Tennis star Billie Jean King coming to Santa Rosa's Schulz Museum

The "Follow This Story" feature will notify you when any articles related to this story are posted.

When you follow a story, the next time a related article is published — it could be days, weeks or months — you'll receive an email informing you of the update.

If you no longer want to follow a story, click the "Unfollow" link on that story. There's also an "Unfollow" link in every email notification we send you.

This tool is available only to subscribers; please make sure you're logged in if you want to follow a story.

Please note: This feature is available only to subscribers; make sure you're logged in if you want to follow a story.


Tennis star Billie Jean King still remembers driving up to meet Charles Schulz at One Snoopy Place in Santa Rosa.

"I'd never met him, but we just hit it off," she says. "From the moment we met, we had the best time."

The year was 1974 and Women's Sports Foundation director Eva Auchincloss had talked King into asking Schulz to be a board trustee, even though her initial response was "Oh my God, I don't know."

"When I asked him, he didn't even hesitate," remembers King. "He said, &‘Sure, sign me up.' It was a huge boost for us psychologically."

At the time, she was on top of the tennis world, winning the U.S. Open that year. Five years later, Peppermint Patty would tell Charlie Brown in the "Peanuts" comic strip, "I have a vision, Chuck .<TH>.<TH>. I can see the day coming when women will have the same opportunities in sports as men!"

Now, nearly four decades later, King returns to Santa Rosa this weekend to commemorate the new "Leveling the Playing Field" exhibit at the Schulz Museum. The show celebrates women in sports and the 40th anniversary of Title IX, the landmark federal law passed in 1972 that provided equal opportunity for women in education and high school and collegiate sports.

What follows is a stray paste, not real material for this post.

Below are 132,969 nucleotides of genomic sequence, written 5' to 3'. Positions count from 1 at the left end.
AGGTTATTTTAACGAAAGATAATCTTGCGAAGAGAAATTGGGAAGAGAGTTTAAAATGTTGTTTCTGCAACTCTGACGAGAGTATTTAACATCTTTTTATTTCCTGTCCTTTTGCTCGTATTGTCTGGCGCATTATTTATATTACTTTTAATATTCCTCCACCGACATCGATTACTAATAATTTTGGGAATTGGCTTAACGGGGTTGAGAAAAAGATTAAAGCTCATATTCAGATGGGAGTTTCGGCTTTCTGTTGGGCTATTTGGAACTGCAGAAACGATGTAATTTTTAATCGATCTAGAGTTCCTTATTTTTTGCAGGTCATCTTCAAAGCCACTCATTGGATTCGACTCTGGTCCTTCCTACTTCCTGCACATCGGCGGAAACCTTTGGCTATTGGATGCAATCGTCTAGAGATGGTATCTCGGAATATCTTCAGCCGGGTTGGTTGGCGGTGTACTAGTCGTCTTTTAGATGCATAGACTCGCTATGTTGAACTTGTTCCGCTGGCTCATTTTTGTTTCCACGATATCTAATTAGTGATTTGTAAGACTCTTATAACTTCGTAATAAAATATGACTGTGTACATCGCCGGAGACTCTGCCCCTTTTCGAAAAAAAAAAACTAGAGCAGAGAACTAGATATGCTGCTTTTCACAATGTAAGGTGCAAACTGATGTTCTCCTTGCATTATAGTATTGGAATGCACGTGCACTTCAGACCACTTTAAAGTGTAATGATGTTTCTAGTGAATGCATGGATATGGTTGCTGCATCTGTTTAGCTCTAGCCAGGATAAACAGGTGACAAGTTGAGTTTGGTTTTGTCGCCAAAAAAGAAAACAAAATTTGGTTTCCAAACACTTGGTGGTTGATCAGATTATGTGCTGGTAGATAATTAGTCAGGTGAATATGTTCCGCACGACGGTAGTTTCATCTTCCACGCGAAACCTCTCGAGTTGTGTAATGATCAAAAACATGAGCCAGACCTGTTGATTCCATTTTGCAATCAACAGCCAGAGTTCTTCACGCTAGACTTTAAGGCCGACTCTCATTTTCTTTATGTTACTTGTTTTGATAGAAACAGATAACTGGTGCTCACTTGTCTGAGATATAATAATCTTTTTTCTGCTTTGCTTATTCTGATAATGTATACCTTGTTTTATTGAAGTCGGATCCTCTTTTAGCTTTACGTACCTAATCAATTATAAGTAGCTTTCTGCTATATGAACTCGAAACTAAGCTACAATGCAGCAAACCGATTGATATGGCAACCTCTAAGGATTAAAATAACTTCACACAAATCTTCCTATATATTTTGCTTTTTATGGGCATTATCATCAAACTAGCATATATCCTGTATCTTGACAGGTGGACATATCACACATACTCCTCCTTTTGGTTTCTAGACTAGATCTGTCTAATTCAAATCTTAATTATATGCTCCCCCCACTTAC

Always an equal-opportunity strip, "Peanuts" mixed it up with female characters Peppermint Patty and Lucy playing football and baseball and ice-skating right in step with Charlie Brown, Linus and Schroeder. There was no need for a "Battle of the Sexes" grudge match, like the famous face-off between Billie Jean King and Bobby Riggs in 1973. If anything, the women in "Peanuts" had the upper hand, yanking the football away at the last second every time.

"I think we bonded because we were both curious about the world and we bonded over our love of sports and understanding what they can do for you," says King. "It wasn't about being champions, but a champion in life. He understood the deeper things."

Schulz, who once placed King in his Top 3 list of "heroes," would occasionally drop her name in his strip, like when Peppermint Patty refered to Marcie's "Billie Jean King glasses."

"I could always tell when he wanted me to call him. He would put my name in the strip," says King. "Like Snoopy would be lying there and in the caption above him it would say, &amp;&lsquo;Thinking about Billie Jean King.' So I'd call him and he'd say, &amp;&lsquo;So glad you called. I was thinking about you.'<TH>"

As for his tennis game, she says, "He wasn't bad at all. I played against him and with him. He wanted to have both experiences."

They played doubles together at the Snoopy Cup tennis tournament in 1984.

"He asked about grips and about playing and movement," she said. "He's very smart, but subtle and curious at the same time. He's Charlie Brown."

These days, King doesn't play as much tennis as she'd like, especially after having "double-knee replacement surgery" last year.

"At 68, I'm not going to set the world on fire," she said. "My goal now is, I'm gonna hit one shot that feels a little bit close to what I used to hit when I was younger. And that's it for the day."

Bay Area freelancer John Beck writes about entertainment for The Press Democrat. You can reach him at 280-8014, and follow on Twitter @becksay.

Please read our commenting policy
  • No profanity, abuse, racism, hate speech or personal attacks on others.
  • No spam or off-topic posts. Keep the conversation to the theme of the article.
  • No disinformation about current events. Claims of "Fake News" will be delayed for moderation
  • No name calling. "Orange Menace", "Libtards", etc. are not respectful.
Send a letter to the editor

Our Network

Sonoma Index-Tribune
Petaluma Argus Courier
North Bay Business Journal
Sonoma Magazine
Bite Club Eats
La Prensa Sonoma
Emerald Report
Spirited Magazine